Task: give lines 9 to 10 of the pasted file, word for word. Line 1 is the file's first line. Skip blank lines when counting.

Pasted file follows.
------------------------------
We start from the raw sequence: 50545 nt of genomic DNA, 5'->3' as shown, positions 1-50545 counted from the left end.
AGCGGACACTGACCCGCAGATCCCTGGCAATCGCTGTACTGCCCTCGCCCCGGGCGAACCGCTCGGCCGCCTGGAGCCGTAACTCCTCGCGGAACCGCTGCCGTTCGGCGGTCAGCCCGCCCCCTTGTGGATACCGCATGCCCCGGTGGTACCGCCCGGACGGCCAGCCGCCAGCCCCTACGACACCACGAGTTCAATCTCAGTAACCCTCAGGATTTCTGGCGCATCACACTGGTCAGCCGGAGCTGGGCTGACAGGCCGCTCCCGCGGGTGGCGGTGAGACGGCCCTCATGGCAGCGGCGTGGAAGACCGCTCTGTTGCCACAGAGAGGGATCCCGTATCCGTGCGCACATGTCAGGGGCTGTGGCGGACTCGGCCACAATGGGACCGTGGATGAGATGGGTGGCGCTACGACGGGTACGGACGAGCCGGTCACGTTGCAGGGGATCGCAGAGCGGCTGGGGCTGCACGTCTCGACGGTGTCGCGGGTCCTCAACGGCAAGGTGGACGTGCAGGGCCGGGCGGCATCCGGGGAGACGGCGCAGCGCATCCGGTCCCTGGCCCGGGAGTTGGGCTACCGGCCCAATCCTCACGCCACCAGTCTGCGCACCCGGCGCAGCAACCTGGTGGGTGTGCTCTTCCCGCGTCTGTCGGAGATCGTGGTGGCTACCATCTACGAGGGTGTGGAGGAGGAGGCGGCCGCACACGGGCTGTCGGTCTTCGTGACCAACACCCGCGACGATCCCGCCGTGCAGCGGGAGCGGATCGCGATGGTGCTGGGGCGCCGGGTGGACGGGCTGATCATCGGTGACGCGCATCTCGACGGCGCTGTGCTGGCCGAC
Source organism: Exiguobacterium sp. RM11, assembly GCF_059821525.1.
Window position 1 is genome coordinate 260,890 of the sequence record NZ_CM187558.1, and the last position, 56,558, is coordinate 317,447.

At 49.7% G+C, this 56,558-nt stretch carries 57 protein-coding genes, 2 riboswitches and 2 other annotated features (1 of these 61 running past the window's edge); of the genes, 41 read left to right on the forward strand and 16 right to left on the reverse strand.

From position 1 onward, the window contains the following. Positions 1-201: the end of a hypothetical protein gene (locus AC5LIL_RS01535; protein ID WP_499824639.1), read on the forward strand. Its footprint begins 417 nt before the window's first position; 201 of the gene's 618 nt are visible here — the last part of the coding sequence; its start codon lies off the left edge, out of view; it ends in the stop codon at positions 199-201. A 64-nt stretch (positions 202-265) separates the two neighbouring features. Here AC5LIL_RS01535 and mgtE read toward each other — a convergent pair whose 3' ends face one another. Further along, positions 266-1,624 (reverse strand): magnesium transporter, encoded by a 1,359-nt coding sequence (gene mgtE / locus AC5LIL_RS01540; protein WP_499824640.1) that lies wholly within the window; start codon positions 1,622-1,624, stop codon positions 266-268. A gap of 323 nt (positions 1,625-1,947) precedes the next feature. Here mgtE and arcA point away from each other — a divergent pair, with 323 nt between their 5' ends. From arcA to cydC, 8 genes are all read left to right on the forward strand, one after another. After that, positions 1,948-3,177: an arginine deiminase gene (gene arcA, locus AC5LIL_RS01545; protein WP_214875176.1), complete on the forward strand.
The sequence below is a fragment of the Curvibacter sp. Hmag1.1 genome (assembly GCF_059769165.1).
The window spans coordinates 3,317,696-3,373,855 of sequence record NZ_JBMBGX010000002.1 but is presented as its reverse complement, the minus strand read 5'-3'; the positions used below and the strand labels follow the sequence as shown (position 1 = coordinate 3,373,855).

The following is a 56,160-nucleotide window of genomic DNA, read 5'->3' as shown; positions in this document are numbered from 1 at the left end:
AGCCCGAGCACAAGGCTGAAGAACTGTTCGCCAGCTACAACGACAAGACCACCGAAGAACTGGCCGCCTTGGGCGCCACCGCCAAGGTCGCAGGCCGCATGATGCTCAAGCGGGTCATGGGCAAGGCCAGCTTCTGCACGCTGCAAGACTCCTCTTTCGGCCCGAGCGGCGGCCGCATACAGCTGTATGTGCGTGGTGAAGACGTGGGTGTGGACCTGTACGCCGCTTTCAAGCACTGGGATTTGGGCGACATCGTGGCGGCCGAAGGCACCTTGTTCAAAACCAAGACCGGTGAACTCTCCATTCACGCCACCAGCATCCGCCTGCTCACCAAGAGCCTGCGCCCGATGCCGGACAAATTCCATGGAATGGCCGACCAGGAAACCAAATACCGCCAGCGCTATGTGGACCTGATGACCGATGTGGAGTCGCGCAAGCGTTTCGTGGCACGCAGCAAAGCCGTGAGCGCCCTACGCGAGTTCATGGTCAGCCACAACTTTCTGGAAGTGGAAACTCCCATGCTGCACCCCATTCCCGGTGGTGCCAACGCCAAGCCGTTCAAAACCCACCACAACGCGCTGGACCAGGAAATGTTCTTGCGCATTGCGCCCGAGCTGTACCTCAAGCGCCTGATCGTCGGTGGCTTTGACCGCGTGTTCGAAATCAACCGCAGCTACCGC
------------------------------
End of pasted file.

The following is a 56,160-nucleotide window of genomic DNA, read 5'->3' as shown; positions in this document are numbered from 1 at the left end:
AGCCCGAGCACAAGGCTGAAGAACTGTTCGCCAGCTACAACGACAAGACCACCGAAGAACTGGCCGCCTTGGGCGCCACCGCCAAGGTCGCAGGCCGCATGATGCTCAAGCGGGTCATGGGCAAGGCCAGCTTCTGCACGCTGCAAGACTCCTCTTTCGGCCCGAGCGGCGGCCGCATACAGCTGTATGTGCGTGGTGAAGACGTGGGTGTGGACCTGTACGCCGCTTTCAAGCACTGGGATTTGGGCGACATCGTGGCGGCCGAAGGCACCTTGTTCAAAACCAAGACCGGTGAACTCTCCATTCACGCCACCAGCATCCGCCTGCTCACCAAGAGCCTGCGCCCGATGCCGGACAAATTCCATGGAATGGCCGACCAGGAAACCAAATACCGCCAGCGCTATGTGGACCTGATGACCGATGTGGAGTCGCGCAAGCGTTTCGTGGCACGCAGCAAAGCCGTGAGCGCCCTACGCGAGTTCATGGTCAGCCACAACTTTCTGGAAGTGGAAACTCCCATGCTGCACCCCATTCCCGGTGGTGCCAACGCCAAGCCGTTCAAAACCCACCACAACGCGCTGGACCAGGAAATGTTCTTGCGCATTGCGCCCGAGCTGTACCTCAAGCGCCTGATCGTCGGTGGCTTTGACCGCGTGTTCGAAATCAACCGCAGCTACCGC